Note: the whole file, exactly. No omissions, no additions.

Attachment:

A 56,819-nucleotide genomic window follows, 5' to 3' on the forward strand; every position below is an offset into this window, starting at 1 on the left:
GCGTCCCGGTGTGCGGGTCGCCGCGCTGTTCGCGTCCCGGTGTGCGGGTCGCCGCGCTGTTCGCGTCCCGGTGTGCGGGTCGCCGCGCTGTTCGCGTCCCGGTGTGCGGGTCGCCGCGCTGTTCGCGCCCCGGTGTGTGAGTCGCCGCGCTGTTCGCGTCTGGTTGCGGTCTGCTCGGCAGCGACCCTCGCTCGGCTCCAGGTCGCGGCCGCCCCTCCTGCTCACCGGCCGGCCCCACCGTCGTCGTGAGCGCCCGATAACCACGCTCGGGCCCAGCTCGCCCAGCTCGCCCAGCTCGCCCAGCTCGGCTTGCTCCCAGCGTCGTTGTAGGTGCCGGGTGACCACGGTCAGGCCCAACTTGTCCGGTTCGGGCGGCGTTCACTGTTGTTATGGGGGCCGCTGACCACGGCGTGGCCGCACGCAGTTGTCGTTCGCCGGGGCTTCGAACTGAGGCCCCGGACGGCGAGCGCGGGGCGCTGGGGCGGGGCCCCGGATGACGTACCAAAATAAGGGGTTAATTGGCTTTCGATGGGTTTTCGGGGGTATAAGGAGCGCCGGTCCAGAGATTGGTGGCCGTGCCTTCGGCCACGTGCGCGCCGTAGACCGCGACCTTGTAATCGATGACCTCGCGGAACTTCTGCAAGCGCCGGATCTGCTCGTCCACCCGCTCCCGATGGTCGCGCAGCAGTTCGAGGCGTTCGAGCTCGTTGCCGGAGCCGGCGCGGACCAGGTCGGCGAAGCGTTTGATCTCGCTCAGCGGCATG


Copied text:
A 56,819-nucleotide genomic window follows, 5' to 3' on the forward strand; every position below is an offset into this window, starting at 1 on the left:
GCGTCCCGGTGTGCGGGTCGCCGCGCTGTTCGCGTCCCGGTGTGCGGGTCGCCGCGCTGTTCGCGTCCCGGTGTGCGGGTCGCCGCGCTGTTCGCGTCCCGGTGTGCGGGTCGCCGCGCTGTTCGCGCCCCGGTGTGTGAGTCGCCGCGCTGTTCGCGTCTGGTTGCGGTCTGCTCGGCAGCGACCCTCGCTCGGCTCCAGGTCGCGGCCGCCCCTCCTGCTCACCGGCCGGCCCCACCGTCGTCGTGAGCGCCCGATAACCACGCTCGGGCCCAGCTCGCCCAGCTCGCCCAGCTCGCCCAGCTCGGCTTGCTCCCAGCGTCGTTGTAGGTGCCGGGTGACCACGGTCAGGCCCAACTTGTCCGGTTCGGGCGGCGTTCACTGTTGTTATGGGGGCCGCTGACCACGGCGTGGCCGCACGCAGTTGTCGTTCGCCGGGGCTTCGAACTGAGGCCCCGGACGGCGAGCGCGGGGCGCTGGGGCGGGGCCCCGGATGACGTACCAAAATAAGGGGTTAATTGGCTTTCGATGGGTTTTCGGGGGTATAAGGAGCGCCGGTCCAGAGATTGGTGGCCGTGCCTTCGGCCACGTGCGCGCCGTAGACCGCGACCTTGTAATCGATGACCTCGCGGAACTTCTGCAAGCGCCGGATCTGCTCGTCCACCCGCTCCCGATGGTCGCGCAGCAGTTCGAGGCGTTCGAGCTCGTTGCCGGAGCCGGCGCGGACCAGGTCGGCGAAGCGTTTGATCTCGCTCAGCGGCATG